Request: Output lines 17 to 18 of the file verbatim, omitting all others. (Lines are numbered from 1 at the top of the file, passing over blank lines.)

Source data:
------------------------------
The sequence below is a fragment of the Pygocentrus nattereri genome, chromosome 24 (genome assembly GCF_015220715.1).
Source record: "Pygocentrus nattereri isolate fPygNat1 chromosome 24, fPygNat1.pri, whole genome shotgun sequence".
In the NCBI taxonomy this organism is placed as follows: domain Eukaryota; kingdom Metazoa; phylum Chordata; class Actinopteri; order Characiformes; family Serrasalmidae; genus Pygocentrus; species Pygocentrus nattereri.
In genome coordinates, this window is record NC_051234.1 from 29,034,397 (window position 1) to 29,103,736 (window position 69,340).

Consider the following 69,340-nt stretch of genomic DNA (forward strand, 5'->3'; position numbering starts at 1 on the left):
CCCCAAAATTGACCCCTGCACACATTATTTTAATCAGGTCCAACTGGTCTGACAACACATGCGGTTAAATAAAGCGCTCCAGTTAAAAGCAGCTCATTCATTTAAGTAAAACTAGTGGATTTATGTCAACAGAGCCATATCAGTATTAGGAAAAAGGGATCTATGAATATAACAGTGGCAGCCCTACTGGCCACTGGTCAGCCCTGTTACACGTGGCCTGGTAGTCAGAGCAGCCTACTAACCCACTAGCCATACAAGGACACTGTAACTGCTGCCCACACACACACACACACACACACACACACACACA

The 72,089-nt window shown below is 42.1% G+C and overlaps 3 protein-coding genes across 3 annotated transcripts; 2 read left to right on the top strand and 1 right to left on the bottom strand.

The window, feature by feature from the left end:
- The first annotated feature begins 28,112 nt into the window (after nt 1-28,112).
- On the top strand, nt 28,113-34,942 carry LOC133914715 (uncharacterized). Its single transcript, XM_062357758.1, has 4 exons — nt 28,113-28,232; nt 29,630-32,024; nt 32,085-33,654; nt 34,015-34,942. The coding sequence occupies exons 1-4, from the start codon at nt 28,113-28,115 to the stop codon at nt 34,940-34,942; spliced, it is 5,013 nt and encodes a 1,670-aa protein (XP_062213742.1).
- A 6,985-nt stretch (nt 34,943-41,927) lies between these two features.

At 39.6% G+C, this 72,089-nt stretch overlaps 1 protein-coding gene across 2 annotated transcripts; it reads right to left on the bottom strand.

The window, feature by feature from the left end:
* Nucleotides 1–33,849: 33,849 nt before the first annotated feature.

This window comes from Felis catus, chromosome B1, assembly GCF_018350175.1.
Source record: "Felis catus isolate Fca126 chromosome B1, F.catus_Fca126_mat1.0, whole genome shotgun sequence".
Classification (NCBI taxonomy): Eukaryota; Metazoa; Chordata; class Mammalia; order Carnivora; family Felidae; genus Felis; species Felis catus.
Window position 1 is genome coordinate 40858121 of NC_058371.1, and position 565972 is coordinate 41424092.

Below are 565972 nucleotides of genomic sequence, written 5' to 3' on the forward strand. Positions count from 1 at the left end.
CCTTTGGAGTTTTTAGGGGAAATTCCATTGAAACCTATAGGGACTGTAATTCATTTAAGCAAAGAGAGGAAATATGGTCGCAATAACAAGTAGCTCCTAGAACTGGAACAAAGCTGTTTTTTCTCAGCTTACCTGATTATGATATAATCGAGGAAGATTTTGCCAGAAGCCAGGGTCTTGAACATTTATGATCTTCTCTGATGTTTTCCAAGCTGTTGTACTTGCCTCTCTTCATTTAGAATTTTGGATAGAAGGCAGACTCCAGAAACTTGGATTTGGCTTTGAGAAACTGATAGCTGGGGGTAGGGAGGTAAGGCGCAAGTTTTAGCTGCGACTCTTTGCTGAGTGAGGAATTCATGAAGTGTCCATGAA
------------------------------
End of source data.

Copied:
Classification (NCBI taxonomy): Eukaryota; Metazoa; Chordata; class Mammalia; order Carnivora; family Felidae; genus Felis; species Felis catus.
Window position 1 is genome coordinate 40858121 of NC_058371.1, and position 565972 is coordinate 41424092.